The London BizTalk Summit 2015 is over and we’ve enjoyed every minute of it. Below you can find our view on today’s sessions. Be sure to check our day 1 recap of yesterday in case you missed it: London BizTalk Summit 2015 - Day 1 recap
The second day was more focused on developers - not admins ;-) - and started with a number of short back-to-back sessions.
Don’t hesitate to put questions or remarks in the comments part of this blog.
Hybrid Solutions with the current BizTalk Server 2013 R2 platform
Speaker: Steef-Jan-Wiggers, (https://twitter.com/SteefJan)
Steef-Jan had the honor to kick off the second day of the BizTalk Summit 2015.
In the fast changing world of technology, we - as integration people - are constantly triggered with new challenges and opportunities, this forces us to modernize our look at integration.
The focus of Steef-Jan during his session was to demonstrate how to tackle some of these challenges with BizTalk Server 2013 R2.
He showed us how easy it is to consume REST services from BizTalk and how the BizTalk tools facilitate us to work with JSON files.
10x latency improvement – how to squeeze performance out of your BizTalk solution
Speaker: Johan Hedberg (https://twitter.com/johed)
In this session Johan analyzed a real-life case of an overarchitected BizTalk solution that required optimization to improve latency and throughput. I’ve listed some of the improvements Johan touched below:
- Reduce MessageBox hops by nesting orchestrations
- Consider levels/layers of reuse by using canonical processes and methods
- Memory is cheap, so consider caching your data
- Host Management is important, consider host separation, tweaking throttling settings, tweaking polling interval,…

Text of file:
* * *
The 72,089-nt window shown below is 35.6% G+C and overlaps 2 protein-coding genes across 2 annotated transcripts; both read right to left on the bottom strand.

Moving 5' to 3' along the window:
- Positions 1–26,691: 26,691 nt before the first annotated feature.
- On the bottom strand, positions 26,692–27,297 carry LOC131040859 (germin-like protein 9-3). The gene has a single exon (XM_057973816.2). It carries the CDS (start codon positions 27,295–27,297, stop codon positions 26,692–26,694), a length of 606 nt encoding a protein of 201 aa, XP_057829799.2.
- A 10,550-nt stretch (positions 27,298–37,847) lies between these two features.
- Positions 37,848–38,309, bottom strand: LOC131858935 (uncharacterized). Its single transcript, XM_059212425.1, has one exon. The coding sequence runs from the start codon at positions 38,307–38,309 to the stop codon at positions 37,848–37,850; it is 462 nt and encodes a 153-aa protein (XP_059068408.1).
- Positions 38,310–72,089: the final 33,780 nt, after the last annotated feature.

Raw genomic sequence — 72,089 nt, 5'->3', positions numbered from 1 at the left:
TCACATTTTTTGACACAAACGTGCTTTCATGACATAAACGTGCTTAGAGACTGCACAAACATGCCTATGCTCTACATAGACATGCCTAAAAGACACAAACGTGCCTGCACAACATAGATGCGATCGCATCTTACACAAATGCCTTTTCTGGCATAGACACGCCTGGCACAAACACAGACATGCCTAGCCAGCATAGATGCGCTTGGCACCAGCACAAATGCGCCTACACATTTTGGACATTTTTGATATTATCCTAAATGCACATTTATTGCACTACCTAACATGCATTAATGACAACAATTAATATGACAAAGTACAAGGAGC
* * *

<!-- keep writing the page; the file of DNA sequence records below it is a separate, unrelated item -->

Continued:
- Custom Performance Counters to quickly identify where the bottleneck of your application is
- Optimize your Orchestration Persistance Points
Be aware, none of these improvements is the real silver bullet. The most important is that you know your solution and you know your requirement and act upon them.
DEV – TEST – TUNE - REPEAT
Johan will do a more detailed session on performance optimizations on Integration Mondays next week! (http://www.integrationusergroup.com/)
BizTalk Server tips and tricks for developers and admins
Speaker: Sandro Pereira (https://twitter.com/sandro_asp)
As BizTalk Developers and BizTalk Admins it’s important to maintain the health of the platform and to have tools and techniques to produce efficient integration solutions.
Sandro took us on a trip around some useful BizTalk Server tips, tricks and workarounds for both developers and administrators. In the meanwhile he took the opportunity to bash the BizTalk administrator Tord Glad Nordahl, a good friend of his, which led to some funny situations during his session.
One of the more interesting tips was a tool Sandro created to clean out the BizTalk MarkLog Tables as BizTalk does not provide an out of the box solution for this. You can download and try this tool on following location: https://gallery.technet.microsoft.com/BizTalk-Server-Cleaning-15a1b070
Due the lack of timing Sandro could not cover every tip/trick so be sure to check out all of this valuable information when the slides come online.
Power BI tool
Speaker: Tord Glad Nordahl (https://twitter.com/tordeman)
A session by a BizTalk admin for BizTalk admins but Tord was mainly trying to convince the developers to make nice graphs using PowerBI instead of looking at pure data: an honorable, but difficult mission.
PowerBI has recently been released globally (GA) for any platform. It’s a cheap tool (10USD per month per user) which allows you to manipulate data in an easy way to show nice dynamic graphs.
You can grab data from many different types of sources (SQL, CSV … ) to make reports. In a BizTalk scenario you could use the tracking database to show the business performance graphs about certain flows running in your BizTalk environment.
Basically it comes to this: grab whatever data you want from any source you want, merge, customize and create nice graphs to keep the business guys happy.
Microservices and the cloud-based future of the integration
Speaker: Charles Young (https://twitter.com/cnayoung)